What do Americans think about the future of education? We’re pretty pessimistic, according to a new poll. The study’s results point to some useful trends for us to consider, especially when we work in education.
The pollsters asked about a series of trends, always with the same prompt. Does this trend make you “more optimistic or more pessimistic about the direction the country is headed”? To begin with, Americans seem most optimistic about technology, despite the well-publicized anti-technology views of Lanier et al. We’re happier about tech than about anything else in the poll, including ethnic diversity, education, demographics, corporations, and government:
Perhaps this broad admiration for technology helps explain the continued support for technology in education, in addition to other factors (promotion, venture capital, etc).
Education doesn’t fare so well, as you can see from the chart. Generally speaking, fewer than half of Americans think education’s moving in a positive direction. “Overall, 43 percent said the education system’s performance made them mostly optimistic about the nation’s future, while 51 percent professed mostly pessimism.” Fewer than half. A hair more than one half think education’s doing bad stuff for the country. Please bear this figure in mind when watching politicians take anti-school stands. They know their voters.
Let’s slice this in a few directions.
Age: we can observe a generational gap. “Millennials, again, were more optimistic (50 percent) than older generations, particularly Baby Boomers (just 36 percent) and the oldest respondents (39 percent).” I wonder where this comes from: anti-education propaganda on tv news, whose audience is largely seniors? Resentment at paying taxes for public education once one is not parenting school-age children? Or did millennials just receive more pro-school messages growing up?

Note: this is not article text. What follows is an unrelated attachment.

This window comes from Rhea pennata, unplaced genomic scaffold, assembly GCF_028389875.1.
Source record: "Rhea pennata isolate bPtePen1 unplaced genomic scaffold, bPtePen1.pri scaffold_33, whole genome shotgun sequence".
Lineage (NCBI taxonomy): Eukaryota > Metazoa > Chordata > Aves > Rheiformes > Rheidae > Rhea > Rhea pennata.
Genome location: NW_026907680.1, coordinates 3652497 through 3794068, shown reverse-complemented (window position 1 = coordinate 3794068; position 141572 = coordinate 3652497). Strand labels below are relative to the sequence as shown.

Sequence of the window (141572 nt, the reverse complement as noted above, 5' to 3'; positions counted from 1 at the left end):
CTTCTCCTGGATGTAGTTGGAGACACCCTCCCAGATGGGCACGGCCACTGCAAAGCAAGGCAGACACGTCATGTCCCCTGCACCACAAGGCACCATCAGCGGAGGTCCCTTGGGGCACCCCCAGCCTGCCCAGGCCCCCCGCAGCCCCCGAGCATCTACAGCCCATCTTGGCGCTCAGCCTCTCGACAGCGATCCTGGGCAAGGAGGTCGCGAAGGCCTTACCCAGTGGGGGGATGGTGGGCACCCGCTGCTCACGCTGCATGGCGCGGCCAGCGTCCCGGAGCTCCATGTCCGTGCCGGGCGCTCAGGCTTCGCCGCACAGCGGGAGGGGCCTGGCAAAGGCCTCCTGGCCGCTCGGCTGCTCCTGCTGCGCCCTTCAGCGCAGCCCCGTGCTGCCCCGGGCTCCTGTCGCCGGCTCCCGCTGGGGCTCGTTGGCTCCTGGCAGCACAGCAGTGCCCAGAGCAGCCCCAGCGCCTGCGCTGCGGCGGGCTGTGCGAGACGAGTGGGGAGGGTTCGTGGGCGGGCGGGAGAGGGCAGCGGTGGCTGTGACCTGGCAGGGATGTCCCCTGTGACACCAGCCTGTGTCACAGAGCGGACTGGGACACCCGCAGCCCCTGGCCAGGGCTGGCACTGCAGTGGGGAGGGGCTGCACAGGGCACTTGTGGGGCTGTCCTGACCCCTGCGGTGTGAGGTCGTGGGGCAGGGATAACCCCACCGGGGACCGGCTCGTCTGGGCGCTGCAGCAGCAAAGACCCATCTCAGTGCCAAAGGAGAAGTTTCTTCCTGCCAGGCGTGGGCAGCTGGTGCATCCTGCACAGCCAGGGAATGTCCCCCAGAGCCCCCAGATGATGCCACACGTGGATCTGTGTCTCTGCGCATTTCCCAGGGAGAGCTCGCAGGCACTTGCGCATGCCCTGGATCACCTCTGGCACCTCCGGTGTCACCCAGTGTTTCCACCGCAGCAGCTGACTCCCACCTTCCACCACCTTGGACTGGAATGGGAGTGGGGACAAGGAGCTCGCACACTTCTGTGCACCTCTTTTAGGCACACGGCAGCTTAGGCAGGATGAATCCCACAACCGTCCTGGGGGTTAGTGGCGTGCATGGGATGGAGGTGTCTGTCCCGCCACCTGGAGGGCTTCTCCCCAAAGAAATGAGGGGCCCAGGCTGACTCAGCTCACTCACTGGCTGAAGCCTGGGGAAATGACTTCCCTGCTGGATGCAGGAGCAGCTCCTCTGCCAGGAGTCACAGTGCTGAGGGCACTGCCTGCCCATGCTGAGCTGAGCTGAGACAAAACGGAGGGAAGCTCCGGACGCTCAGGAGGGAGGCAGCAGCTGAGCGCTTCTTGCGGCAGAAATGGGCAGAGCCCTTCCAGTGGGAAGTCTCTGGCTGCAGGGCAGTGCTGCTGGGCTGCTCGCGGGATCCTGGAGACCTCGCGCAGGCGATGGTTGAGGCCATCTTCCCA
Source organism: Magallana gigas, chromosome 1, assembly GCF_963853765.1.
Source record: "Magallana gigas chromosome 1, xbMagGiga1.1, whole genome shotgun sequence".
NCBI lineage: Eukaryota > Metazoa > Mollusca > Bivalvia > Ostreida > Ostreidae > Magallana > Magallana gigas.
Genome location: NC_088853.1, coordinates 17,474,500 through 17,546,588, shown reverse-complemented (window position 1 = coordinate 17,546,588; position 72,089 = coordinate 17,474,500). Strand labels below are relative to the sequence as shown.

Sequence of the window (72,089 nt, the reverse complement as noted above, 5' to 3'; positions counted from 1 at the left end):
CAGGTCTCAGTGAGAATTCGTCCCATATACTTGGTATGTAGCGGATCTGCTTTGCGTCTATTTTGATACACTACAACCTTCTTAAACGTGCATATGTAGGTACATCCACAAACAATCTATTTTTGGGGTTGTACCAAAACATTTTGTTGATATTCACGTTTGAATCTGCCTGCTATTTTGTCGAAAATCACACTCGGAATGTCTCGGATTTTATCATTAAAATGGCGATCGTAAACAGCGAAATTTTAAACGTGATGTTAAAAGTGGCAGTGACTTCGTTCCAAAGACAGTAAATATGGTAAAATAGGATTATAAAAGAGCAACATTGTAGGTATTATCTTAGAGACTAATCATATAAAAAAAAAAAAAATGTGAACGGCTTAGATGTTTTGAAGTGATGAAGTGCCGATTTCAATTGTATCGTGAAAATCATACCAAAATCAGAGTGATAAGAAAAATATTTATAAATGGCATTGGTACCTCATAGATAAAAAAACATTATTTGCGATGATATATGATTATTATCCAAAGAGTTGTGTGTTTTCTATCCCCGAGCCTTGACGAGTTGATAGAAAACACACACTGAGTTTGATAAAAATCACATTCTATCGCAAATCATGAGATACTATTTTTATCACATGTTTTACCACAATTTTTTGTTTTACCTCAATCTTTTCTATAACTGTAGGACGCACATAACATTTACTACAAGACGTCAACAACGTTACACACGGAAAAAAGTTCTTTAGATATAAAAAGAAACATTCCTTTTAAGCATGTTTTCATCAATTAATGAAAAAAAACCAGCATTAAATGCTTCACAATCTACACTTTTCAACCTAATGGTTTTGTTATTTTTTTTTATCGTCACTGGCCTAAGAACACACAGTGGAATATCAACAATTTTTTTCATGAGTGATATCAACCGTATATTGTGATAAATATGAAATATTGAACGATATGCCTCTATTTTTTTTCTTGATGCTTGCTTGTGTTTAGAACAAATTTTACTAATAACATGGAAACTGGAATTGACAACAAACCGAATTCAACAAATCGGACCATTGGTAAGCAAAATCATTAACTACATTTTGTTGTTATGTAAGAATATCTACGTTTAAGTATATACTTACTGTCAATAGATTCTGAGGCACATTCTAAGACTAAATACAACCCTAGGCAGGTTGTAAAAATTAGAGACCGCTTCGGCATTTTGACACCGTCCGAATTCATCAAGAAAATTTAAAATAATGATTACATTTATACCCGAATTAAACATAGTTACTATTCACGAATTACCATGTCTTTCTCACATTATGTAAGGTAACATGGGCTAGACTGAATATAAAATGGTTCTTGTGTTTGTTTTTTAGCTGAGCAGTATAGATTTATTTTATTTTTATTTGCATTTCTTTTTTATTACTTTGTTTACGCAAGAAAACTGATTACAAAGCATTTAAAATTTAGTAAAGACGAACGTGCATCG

Race: “African Americans (59 percent) and Hispanics (53 percent) were much more likely than whites (just 37 percent) to express optimism about the impact of the education system.” This can connect to the socio-economic status of blacks and Latinos, who can see education as a powerful leg up.
Class: the Atlantic’s account doesn’t offer stats here, but an intriguing summary. “Upper-income respondents generally expressed less optimism about the schools than those who earned less.” Is this a case of those who ascended the ladder kicking it out from beneath them?
Education: “Ironically, college-educated whites—arguably, the element of American society that has benefited the most from the nation’s schools—were the least impressed; only 29 percent said the education system made them more optimistic about the future.” I’d love to see this broken down by age and especially debt ownership.
Politics: there’s something of a party tilt. “The partisan gap, too, was large, although political independents (37 percent) aligned with Republicans (36 percent) as far less optimistic than Democrats (52 percent).” Interesting to see independents nowhere near a midpoint between those party adherents.
What can we make of these results?
Schools are faring badly, overall. A serious chunk of Americans think education is doing a poor job. So our outreach efforts are not doing well, and need serious rethinking. Perhaps we educators can decide to celebrate and grow our public intellectuals, and do more with social media.
Intersectionally, I wonder about the links between race and class. It seems like poorer people, which includes a disproportionally high number of blacks and Latinos, have a more positive view of education than wealthier people, who trend white. Are we seeing a divide based on class and race, where one side still believes in schooling’s role in helping the American dream, and another that thinks… something else? Perhaps that second group (the wealthier, whiter one) now views smarts as innate, largely unaffected by formal education. Or maybe that group is just more fully neoliberal, rejecting an education system that remains largely state-supported (actually in K-12, nominally in post-secondary). And let’s not discount classic racism. What do we make of this divide? And if it’s happening, how do educators respond?
What about those responses to America’s aging? Note this summary of reactions to that trend: “On the long-term implications of ‘the growing number of seniors as the Baby Boom retires,’ just 36 percent of those surveyed registered optimism, while 47 percent were pessimistic.” If a lot of Americans are concerned about being able to support a growing number of retirees, how many of them are doing zero-sum calculations that we (states, families, the federal government) will have to shift more funds to eldercare and away from education?
I do have some questions about this study itself. Are generation X people – my people – absent from some of the breakdowns? Are Asians represented? How do these results compare with previous or comparable surveys?
In the meantime, educators have much to worry about here. Americans see schooling in a troubling light. Policies, culture, and attitudes will likely be shaped accordingly.
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